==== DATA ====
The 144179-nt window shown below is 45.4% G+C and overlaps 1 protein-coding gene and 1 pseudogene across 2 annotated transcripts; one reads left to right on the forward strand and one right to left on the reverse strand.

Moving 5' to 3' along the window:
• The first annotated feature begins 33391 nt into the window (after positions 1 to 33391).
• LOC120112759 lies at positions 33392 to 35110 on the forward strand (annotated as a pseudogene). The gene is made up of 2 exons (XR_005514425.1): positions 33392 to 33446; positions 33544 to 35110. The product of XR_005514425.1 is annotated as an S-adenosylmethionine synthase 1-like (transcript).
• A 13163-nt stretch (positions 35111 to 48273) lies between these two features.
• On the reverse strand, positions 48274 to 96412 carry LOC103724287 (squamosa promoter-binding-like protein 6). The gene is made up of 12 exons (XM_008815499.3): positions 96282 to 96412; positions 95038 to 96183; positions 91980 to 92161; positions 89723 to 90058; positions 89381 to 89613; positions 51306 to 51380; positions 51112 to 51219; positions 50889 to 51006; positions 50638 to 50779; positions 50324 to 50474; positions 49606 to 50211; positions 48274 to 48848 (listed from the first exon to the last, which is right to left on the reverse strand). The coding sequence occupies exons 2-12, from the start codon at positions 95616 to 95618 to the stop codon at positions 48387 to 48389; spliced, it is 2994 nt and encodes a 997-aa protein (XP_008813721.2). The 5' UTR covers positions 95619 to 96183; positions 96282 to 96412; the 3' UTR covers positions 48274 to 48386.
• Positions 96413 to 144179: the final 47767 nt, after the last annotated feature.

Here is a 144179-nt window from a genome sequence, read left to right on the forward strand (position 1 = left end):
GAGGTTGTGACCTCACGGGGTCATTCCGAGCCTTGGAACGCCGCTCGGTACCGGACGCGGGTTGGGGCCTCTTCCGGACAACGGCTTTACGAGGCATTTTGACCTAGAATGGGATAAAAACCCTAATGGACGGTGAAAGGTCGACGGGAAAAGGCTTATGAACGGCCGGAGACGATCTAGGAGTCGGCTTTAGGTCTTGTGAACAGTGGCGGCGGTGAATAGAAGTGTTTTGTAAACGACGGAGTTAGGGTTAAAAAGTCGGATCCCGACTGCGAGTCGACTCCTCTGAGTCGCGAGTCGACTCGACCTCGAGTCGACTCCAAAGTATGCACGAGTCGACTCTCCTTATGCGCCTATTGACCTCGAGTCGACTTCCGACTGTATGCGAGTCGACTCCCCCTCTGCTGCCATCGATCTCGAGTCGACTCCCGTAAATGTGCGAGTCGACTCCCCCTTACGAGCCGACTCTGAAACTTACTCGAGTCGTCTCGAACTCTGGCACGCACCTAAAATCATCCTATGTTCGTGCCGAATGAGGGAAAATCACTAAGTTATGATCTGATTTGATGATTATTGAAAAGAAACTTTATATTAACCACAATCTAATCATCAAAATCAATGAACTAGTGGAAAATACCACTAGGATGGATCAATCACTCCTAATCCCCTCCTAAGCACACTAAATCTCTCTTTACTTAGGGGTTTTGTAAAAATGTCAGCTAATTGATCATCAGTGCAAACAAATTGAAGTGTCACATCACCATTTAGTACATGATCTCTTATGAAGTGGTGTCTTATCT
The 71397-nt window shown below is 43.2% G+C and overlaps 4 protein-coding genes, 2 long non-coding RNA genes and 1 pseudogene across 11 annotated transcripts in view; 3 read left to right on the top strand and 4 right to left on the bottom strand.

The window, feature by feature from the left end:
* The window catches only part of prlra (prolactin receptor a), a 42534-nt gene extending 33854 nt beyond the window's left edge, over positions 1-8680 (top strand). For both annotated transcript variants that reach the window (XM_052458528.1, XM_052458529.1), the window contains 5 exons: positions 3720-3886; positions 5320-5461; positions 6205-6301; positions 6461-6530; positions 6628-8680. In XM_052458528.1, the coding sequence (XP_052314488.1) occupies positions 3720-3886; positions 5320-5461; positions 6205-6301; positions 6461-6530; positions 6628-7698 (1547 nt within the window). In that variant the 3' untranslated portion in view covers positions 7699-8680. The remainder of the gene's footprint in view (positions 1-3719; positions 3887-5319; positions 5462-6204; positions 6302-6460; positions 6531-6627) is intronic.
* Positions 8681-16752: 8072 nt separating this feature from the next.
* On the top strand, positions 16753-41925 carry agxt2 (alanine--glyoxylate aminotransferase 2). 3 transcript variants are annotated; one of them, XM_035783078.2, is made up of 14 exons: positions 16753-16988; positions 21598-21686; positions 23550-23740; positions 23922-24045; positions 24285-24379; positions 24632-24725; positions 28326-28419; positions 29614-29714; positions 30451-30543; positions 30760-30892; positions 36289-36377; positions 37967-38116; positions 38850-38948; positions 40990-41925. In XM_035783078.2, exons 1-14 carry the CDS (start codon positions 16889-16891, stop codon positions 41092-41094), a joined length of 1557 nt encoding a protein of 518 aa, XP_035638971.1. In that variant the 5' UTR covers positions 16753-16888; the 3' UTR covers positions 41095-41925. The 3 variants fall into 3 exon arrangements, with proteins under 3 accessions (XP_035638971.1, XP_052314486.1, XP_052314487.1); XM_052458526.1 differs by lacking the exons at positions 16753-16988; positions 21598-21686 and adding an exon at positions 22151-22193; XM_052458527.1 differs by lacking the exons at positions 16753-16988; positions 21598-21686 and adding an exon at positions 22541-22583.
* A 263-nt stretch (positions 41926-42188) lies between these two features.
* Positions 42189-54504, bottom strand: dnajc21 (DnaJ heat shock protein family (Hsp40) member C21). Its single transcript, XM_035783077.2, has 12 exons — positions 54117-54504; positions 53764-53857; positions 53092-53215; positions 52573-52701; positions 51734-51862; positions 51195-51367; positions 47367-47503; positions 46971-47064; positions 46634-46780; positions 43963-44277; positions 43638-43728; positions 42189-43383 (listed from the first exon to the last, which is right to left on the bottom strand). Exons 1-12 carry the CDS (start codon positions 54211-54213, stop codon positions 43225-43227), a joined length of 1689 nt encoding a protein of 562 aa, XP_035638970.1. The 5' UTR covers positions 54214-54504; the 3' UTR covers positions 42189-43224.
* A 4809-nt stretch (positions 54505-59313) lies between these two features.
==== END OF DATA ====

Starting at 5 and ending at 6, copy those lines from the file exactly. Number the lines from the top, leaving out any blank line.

• A 13163-nt stretch (positions 35111 to 48273) lies between these two features.
• On the reverse strand, positions 48274 to 96412 carry LOC103724287 (squamosa promoter-binding-like protein 6). The gene is made up of 12 exons (XM_008815499.3): positions 96282 to 96412; positions 95038 to 96183; positions 91980 to 92161; positions 89723 to 90058; positions 89381 to 89613; positions 51306 to 51380; positions 51112 to 51219; positions 50889 to 51006; positions 50638 to 50779; positions 50324 to 50474; positions 49606 to 50211; positions 48274 to 48848 (listed from the first exon to the last, which is right to left on the reverse strand). The coding sequence occupies exons 2-12, from the start codon at positions 95616 to 95618 to the stop codon at positions 48387 to 48389; spliced, it is 2994 nt and encodes a 997-aa protein (XP_008813721.2). The 5' UTR covers positions 95619 to 96183; positions 96282 to 96412; the 3' UTR covers positions 48274 to 48386.